Mark also records these words. His is a dark Gospel with dark powers showing up in the early chapters. Even Jesus is accused of being in league with dark powers. He writes these words after the deaths of Peter and Paul. He writes them to a church in danger of losing their own life. We might say they felt forsaken. He writes so that those who feel forsaken may have hope. The early church knew what it meant to feel forsaken. Some still feel it.

Of all people we can trust Jesus speaking these words. He knows what the presence of God feels like. He knows the presence of God in healing the leper, in making the lame walk, the blind to see. He knows the presence of God when the dead are raised. He knows as he witnesses the kingdom of heaven come to earth. We can trust Jesus. Since he knows so clearly what presence is like, we can trust him to recognize absence.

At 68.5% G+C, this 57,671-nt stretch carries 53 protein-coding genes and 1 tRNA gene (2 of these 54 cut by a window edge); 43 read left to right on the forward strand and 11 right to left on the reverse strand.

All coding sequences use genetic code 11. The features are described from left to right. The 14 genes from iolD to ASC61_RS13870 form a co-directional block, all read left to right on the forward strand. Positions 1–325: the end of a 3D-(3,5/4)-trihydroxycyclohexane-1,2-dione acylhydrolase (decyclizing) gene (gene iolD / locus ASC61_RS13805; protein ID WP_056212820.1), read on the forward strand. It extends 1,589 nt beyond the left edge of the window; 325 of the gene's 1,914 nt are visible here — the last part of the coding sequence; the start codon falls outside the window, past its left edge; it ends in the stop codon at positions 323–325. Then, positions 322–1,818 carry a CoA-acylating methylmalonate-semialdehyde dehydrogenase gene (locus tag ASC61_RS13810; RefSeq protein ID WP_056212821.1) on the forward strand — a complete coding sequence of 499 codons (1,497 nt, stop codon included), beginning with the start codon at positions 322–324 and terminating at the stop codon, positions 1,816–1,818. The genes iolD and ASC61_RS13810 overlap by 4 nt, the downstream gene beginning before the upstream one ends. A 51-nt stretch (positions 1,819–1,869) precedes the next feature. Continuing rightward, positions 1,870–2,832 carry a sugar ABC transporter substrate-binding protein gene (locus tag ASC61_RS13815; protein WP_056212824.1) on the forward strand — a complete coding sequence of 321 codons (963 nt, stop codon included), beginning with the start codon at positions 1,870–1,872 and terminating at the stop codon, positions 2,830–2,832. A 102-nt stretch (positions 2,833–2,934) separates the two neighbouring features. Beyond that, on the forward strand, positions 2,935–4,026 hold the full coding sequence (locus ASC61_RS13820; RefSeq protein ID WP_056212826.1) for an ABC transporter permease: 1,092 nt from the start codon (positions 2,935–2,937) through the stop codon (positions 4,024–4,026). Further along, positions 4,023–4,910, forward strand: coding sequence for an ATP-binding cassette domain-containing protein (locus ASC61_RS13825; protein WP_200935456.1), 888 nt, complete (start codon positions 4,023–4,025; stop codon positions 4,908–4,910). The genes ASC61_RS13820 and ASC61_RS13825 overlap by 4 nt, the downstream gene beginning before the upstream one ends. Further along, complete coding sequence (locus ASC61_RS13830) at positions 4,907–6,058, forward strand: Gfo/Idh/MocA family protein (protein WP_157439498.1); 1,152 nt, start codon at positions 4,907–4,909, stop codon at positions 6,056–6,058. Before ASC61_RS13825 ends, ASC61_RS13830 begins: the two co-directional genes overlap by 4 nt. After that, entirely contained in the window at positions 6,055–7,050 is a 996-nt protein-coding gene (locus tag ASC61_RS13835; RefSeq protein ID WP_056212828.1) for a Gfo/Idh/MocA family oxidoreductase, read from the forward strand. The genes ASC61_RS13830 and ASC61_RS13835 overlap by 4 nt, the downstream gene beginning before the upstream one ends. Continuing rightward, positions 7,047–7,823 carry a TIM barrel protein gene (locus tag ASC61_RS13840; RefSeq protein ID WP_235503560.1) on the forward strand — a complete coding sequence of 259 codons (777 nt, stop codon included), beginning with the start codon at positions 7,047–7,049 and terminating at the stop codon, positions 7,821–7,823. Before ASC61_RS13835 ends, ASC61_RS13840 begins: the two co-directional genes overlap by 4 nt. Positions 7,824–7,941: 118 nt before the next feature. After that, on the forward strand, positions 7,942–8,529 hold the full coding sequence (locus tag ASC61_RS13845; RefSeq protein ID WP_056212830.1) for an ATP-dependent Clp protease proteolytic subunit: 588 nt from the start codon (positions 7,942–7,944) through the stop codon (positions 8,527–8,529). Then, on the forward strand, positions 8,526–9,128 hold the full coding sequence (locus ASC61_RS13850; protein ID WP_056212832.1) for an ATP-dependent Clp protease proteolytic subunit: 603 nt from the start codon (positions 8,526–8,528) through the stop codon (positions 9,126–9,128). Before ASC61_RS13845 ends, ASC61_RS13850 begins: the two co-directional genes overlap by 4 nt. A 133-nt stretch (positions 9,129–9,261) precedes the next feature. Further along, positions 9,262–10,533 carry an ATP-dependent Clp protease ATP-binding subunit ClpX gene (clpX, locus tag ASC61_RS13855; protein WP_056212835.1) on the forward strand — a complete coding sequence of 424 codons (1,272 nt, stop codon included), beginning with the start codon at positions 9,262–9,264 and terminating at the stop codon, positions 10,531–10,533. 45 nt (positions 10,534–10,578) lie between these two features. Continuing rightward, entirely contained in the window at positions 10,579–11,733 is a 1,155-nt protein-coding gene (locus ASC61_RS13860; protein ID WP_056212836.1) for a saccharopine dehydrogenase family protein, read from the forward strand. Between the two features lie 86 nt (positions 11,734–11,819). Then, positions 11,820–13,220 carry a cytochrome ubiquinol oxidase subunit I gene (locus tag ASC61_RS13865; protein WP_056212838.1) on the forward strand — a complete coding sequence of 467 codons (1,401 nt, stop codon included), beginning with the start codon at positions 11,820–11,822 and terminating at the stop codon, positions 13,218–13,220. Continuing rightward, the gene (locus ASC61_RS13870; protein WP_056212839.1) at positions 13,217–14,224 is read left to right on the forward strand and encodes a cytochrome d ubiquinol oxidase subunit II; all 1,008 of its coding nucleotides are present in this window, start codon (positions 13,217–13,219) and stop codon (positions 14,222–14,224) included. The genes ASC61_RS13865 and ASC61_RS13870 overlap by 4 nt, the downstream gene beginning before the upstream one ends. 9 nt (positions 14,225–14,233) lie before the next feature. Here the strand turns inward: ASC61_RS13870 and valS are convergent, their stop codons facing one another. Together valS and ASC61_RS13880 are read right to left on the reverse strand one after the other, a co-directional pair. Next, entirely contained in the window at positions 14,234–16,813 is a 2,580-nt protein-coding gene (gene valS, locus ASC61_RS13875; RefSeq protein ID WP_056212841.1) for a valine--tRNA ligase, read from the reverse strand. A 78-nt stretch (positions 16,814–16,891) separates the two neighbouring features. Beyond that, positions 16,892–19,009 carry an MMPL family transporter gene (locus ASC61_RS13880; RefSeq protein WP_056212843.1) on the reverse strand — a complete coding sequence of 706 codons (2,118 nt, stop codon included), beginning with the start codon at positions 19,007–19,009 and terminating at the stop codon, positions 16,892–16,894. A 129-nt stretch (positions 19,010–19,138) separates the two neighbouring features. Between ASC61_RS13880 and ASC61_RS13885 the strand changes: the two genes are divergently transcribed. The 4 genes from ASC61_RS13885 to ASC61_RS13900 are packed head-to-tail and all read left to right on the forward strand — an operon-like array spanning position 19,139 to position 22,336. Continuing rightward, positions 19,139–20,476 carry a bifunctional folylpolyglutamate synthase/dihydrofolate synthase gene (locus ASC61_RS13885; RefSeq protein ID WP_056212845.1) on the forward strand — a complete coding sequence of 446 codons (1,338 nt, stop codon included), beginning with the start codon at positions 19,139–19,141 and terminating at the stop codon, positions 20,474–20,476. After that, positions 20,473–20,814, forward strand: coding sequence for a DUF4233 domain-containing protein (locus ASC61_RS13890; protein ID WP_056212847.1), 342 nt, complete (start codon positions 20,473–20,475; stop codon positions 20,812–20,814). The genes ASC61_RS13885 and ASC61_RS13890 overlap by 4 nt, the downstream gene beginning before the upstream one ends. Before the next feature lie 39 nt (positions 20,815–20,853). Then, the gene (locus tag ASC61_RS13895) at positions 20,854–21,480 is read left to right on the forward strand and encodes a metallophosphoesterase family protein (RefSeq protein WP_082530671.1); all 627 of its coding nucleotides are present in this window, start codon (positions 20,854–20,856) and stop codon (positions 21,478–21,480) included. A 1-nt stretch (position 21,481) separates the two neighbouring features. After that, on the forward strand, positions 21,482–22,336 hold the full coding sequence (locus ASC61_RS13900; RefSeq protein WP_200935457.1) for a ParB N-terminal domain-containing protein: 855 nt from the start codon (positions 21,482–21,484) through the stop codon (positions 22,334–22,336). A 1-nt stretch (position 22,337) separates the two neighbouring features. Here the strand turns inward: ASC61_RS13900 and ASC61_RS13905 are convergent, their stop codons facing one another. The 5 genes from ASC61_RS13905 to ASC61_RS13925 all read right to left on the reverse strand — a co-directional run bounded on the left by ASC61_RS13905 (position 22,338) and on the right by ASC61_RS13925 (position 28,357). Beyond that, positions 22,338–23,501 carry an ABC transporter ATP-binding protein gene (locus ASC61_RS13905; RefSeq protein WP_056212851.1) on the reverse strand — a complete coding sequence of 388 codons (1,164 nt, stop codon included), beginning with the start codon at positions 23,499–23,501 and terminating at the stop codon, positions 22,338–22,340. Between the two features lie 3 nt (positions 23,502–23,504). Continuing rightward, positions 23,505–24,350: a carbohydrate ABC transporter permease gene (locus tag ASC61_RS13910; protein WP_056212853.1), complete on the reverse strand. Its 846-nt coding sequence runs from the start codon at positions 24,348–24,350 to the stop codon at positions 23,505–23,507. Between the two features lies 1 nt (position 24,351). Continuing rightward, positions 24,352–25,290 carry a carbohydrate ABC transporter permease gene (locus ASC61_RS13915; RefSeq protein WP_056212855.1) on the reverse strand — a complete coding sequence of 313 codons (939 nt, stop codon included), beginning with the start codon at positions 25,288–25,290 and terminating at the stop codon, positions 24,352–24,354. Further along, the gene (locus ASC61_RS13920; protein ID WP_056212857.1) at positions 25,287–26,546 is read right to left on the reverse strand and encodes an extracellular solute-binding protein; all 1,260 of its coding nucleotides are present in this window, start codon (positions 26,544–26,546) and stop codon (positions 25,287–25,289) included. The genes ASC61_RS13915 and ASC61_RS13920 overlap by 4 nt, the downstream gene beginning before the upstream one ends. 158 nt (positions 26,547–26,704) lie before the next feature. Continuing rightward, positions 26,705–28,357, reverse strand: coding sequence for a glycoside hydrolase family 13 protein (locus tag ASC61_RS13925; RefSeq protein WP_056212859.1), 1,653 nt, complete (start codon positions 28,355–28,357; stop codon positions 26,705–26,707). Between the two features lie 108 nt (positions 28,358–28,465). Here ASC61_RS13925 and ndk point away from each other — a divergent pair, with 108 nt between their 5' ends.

What goes through our mind as we read this text? This is a word we might expect during an execution but not one we were hoping for. We hear a word like “Father forgive them, for they do not know what they are doing” and we might think “Oh that Jesus, always thinking about forgiveness.” But we read this word “My God, My God, why have you forsaken me?” and think “Oh no, what are we going to do with this?” Forgiveness fits nice in our vocabulary. Abandonment belongs to some other story. Yet this text reminds us, our story is one of presence and absence.